Spiking cases of COVID-19 have shifted sentiments around the pandemic in recent weeks, with the nation growing more concerned about becoming infected, generally more reticent to engage in normal activities than just two weeks ago, and believing that the country reopened up too fast, according to a new ABC News/Ipsos poll released Friday.
Fewer than one in four Americans say they are not worried about becoming infected.
With the outbreak not fading away, it appears the country is backsliding.
Some states, like New York, New Jersey and Connecticut that were once hotspots but are now in various stages of reopening, are moving forward with those plans. But dozens of states across the south and west, particularly Arizona, California, Florida and Texas, are hitting the pause button as they contend with alarming surges in new infections.
On Thursday, Republican Gov. Greg Abbott of Texas, whose state was among the first to reopen, announced that he is temporarily putting plans for additional reopening on hold as the state contends with increases in cases, rate of positivity, hospitalizations, and deaths - even hitting a record number of new cases, and hospitalizations on Wednesday.
A majority of Americans, 56%, conclude that the country's moving too quickly to reopen, while only 15% say it’s moving too slowly and 29% believe the country is moving at about the right pace.
The latest numbers come as more than 34,000 new cases of COVID-19 were identified in the U.S. in a single day on Wednesday, according to Johns Hopkins University. The national total now stands at more than 2.4 million cases with at least 122,000 deaths.
The setbacks are accompanied by increasing apprehension towards returning to everyday life. Americans are less willing to get back to the activities marking their normal routines than they were two weeks ago.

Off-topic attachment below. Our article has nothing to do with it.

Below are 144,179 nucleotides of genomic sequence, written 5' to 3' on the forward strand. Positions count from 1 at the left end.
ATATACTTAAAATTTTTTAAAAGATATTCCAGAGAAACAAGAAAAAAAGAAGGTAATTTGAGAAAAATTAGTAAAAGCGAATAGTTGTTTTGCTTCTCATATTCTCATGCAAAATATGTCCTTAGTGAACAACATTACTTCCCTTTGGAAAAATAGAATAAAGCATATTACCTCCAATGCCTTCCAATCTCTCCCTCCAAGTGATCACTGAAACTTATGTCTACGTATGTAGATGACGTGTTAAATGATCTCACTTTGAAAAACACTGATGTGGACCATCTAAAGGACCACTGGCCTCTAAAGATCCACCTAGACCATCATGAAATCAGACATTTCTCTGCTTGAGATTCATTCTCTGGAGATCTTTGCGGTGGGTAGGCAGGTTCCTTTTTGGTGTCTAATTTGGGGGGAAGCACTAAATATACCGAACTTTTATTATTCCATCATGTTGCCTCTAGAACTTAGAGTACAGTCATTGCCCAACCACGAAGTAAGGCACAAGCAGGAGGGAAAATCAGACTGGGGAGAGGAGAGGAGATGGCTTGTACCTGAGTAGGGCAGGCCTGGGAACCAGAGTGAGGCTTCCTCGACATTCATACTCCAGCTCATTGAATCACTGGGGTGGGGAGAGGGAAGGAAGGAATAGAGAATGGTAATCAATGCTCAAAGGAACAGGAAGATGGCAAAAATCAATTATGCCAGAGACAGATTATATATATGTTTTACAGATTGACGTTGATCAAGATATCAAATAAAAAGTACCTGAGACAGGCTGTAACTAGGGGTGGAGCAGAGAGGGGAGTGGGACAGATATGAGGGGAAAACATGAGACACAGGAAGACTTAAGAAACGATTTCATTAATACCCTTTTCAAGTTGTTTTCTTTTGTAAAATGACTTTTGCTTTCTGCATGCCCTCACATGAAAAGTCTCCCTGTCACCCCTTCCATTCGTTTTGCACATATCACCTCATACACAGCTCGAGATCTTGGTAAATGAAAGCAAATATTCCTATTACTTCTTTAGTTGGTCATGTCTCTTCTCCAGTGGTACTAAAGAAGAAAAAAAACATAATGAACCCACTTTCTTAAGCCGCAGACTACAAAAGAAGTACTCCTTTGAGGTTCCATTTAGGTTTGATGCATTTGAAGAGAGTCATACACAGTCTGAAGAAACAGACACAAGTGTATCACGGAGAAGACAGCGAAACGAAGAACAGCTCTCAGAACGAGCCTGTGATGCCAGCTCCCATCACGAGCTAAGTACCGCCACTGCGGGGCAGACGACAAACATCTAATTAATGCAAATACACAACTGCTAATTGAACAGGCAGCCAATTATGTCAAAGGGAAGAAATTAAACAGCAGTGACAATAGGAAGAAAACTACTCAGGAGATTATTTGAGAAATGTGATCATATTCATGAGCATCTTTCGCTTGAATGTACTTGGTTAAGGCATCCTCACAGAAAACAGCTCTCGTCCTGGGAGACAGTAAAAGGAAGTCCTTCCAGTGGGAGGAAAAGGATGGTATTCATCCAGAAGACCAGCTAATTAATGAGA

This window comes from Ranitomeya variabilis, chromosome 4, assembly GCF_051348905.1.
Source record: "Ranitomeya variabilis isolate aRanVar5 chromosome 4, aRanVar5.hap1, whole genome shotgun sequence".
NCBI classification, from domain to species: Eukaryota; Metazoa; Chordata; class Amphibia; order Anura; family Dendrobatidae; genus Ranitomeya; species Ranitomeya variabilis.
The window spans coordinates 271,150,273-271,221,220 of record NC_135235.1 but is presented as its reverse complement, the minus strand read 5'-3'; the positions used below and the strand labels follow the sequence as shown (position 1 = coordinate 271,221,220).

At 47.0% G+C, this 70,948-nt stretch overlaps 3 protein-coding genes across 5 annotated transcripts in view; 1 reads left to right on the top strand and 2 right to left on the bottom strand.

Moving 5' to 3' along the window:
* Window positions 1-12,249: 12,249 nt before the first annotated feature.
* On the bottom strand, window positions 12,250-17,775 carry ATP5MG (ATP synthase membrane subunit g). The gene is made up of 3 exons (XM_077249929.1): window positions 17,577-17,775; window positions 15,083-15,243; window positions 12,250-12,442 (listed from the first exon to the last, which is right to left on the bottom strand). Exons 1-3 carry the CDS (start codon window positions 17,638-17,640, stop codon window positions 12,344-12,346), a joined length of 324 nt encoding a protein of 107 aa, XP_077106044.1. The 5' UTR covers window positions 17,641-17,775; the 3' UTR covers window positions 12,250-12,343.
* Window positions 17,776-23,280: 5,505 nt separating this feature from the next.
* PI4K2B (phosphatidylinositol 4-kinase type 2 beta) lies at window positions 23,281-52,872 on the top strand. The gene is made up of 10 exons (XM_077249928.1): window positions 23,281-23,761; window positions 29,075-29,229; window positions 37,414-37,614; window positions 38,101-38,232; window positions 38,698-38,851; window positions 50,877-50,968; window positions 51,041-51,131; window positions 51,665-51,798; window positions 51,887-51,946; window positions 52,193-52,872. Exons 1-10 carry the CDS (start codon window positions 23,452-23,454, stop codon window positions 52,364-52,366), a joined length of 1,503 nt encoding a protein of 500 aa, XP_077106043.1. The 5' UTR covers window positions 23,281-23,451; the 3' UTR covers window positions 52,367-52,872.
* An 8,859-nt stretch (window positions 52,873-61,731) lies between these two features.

Strong majorities are still willing to go grocery shopping (93%), get a haircut (65%) and go to work (79%) - a consistent pattern throughout polling. In the poll from earlier this month, there was an increase across all the activities, but after an uptick in infections, the uptick in willingness to take part in various activities has stalled.
Bare majorities of Americans said they are willing to eat a restaurant (56%) and stay in a hotel (53%), compared to earlier this month, when majorities of Americans were ready to do five activities.
The new survey comes less than a week President Trump returned to the campaign trail with his first rally since the coronavirus forced the campaign trail to shut down, which saw lower-than-expected turnout. Just hours before he was set to take the stage, news broke that six campaign staffers, part of the advance team who helped organize the rally before the president's arrival, tested positive for the virus - underscoring the risk a clear majority of Americans see in potentially moving too fast to restore normalcy amid the pandemic.
Republicans, though, still align closer with the president's view on COVID-19 - despite being more split in their concern about the virus and their support for reopening than Democrats.
While 67% of Republicans are concerned about becoming infected, 91% of Democrats said the same. Thirty-three percent of Republicans and only 8% of Democrats said they are not concerned.
On reopening the country, an overwhelming 81% of Democrats believe the country is moving too quickly to reopen while Republicans are more divided. Just over four in 10 say the country is moving at about the right pace, while 28% and 29% say the country is moving too quickly and too slowly, respectively.
But there are not just fractures among partisans.
Non-white Americans are more likely than white Americans to be concerned about contracting the coronavirus, 85% as opposed to 71%, and believe that the country is moving too swiftly to reopen the economy, 69% as opposed to 48%.
An earlier release from this ABC News/Ipsos survey on Thursday found that nearly nine in 10 Americans (89%) who left their home in the last week wore a face mask or a face covering, compared to only 11% who said they did not.
This ABC News/Ipsos poll was conducted by Ipsos Public Affairs‘ KnowledgePanel® June 24-25, 2020, in English and Spanish, among a random national sample of 579 adults. Results have a margin of sampling error of 4.7 points, including the design effect. See the poll’s topline results and details on the methodology here.